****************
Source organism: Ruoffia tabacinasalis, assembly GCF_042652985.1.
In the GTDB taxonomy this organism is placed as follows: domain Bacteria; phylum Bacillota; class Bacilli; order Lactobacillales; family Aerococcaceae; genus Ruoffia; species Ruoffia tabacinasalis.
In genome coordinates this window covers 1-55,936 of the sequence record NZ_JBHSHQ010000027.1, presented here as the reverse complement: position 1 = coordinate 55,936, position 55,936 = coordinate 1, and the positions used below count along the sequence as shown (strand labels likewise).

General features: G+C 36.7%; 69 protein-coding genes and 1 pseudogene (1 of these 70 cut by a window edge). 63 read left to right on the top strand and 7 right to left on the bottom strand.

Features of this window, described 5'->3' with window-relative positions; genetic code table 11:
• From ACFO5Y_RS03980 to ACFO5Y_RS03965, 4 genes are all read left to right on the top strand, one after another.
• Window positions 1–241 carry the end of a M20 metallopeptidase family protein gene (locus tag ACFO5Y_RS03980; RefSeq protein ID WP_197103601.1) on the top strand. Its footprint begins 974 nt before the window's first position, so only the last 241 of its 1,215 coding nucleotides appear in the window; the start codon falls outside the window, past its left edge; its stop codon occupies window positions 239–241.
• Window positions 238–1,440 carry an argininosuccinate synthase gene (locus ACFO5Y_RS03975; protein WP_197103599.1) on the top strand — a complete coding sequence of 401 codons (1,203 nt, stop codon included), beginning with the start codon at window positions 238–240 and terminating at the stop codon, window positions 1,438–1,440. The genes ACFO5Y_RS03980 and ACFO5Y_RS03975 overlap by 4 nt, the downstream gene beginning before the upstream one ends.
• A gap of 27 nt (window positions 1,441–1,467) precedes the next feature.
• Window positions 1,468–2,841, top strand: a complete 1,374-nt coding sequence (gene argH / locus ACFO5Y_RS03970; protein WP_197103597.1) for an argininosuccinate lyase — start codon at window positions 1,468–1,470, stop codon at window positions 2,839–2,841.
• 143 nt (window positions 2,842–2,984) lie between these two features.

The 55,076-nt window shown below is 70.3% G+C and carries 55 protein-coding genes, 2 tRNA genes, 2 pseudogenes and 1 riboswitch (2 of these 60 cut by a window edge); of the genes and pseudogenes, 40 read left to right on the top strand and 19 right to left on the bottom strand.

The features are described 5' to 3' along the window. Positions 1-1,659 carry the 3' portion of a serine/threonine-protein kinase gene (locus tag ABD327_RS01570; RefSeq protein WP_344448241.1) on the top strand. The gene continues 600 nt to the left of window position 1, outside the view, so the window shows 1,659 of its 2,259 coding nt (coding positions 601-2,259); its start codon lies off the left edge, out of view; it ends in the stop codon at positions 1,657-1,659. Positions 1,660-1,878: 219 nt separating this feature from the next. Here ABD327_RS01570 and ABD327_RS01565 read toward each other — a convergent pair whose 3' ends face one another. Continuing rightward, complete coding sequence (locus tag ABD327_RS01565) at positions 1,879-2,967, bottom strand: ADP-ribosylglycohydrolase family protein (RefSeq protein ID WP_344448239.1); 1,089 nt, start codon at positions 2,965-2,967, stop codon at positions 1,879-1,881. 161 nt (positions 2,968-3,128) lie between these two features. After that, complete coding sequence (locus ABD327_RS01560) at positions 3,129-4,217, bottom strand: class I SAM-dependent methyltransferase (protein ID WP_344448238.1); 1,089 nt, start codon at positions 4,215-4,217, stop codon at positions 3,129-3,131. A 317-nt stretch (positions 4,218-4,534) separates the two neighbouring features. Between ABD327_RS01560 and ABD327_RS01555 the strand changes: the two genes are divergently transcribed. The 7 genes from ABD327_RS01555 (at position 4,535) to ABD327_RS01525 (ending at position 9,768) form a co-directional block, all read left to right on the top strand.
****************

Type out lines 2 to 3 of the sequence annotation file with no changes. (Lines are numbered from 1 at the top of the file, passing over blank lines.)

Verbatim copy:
In the GTDB taxonomy this organism is placed as follows: domain Bacteria; phylum Bacillota; class Bacilli; order Lactobacillales; family Aerococcaceae; genus Ruoffia; species Ruoffia tabacinasalis.
In genome coordinates this window covers 1-55,936 of the sequence record NZ_JBHSHQ010000027.1, presented here as the reverse complement: position 1 = coordinate 55,936, position 55,936 = coordinate 1, and the positions used below count along the sequence as shown (strand labels likewise).